Epidemiology and management of candidaemia – a retrospective, multicentre study in five hospitals in the UK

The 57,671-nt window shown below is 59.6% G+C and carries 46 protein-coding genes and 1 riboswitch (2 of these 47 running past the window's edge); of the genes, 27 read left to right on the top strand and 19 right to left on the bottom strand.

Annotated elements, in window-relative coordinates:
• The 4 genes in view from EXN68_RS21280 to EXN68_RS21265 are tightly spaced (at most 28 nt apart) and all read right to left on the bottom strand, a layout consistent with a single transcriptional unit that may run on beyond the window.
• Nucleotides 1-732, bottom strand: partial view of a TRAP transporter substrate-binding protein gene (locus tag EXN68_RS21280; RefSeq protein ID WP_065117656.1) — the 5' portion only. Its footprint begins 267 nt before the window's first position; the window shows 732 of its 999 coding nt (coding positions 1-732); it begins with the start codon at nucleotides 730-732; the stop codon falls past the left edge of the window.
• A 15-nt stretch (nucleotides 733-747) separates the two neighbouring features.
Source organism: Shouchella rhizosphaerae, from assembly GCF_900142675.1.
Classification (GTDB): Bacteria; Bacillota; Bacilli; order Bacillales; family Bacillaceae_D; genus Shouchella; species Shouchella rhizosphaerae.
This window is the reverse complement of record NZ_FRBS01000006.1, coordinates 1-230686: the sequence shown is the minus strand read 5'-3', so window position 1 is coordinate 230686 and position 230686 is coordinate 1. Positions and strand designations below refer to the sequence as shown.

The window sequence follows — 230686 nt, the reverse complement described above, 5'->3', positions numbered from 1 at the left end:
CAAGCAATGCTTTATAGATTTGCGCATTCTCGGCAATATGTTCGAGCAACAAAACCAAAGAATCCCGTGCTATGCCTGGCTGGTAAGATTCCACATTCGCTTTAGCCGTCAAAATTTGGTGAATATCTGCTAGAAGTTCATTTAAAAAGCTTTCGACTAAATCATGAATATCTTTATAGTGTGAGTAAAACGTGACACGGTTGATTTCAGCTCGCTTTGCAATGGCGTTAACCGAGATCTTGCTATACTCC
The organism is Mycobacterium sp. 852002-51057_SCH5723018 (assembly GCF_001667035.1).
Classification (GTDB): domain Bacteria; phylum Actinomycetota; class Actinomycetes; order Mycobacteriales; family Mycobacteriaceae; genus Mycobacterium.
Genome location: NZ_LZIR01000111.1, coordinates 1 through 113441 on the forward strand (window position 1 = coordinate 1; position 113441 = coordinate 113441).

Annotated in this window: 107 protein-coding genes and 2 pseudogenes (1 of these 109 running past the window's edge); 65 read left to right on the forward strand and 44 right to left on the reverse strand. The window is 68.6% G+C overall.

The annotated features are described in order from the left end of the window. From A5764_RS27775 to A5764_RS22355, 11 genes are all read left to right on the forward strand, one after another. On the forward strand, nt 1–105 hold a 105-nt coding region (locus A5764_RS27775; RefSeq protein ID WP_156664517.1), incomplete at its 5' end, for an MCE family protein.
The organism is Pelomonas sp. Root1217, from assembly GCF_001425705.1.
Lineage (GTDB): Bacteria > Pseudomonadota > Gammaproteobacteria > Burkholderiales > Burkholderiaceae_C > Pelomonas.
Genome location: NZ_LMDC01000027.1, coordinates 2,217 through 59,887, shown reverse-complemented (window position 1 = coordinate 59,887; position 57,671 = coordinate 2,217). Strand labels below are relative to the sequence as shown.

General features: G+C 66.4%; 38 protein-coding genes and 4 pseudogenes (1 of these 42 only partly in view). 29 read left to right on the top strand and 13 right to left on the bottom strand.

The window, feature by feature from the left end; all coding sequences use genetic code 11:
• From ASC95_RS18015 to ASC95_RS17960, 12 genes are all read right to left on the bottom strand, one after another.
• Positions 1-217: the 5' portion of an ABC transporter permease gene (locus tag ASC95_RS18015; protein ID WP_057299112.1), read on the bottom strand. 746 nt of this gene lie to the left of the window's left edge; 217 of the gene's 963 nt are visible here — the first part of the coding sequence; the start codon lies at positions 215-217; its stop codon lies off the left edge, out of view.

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SummaryCandidaemia is associated with high mortality. Despite the fact that Candida species account for close to 10% of all nosocomial bloodstream infections, relatively few studies have investigated the management of candidaemia in hospitals. Our objective was to find out how candidaemia is managed in hospitals. Data relating to all episodes of candidaemia for the year 2008 were retrospectively collected in five centres in Scotland and Wales. A total of 96 candidaemic episodes were recorded in the year 2008, yielding 103 isolates of Candida. Fifty candidaemic episodes were caused by Candida albicans. Fluconazole was the most common agent prescribed for the treatment of candidaemia. There was great variation in the prescribed dose of fluconazole. Forty per cent of patients who survived received <2 weeks of systemic antifungal therapy. Central venous catheters (CVC) were removed in 57% of patients. CVC removal was not associated with better survival. The overall mortality was 40.4%. Management of candidaemia varies between the UK centres and is often inadequate. There is need to have consensus on the dosages of antifungal agents and the duration of therapy. The current guidance on removal of CVC in all cases of candidaemia should be reviewed.

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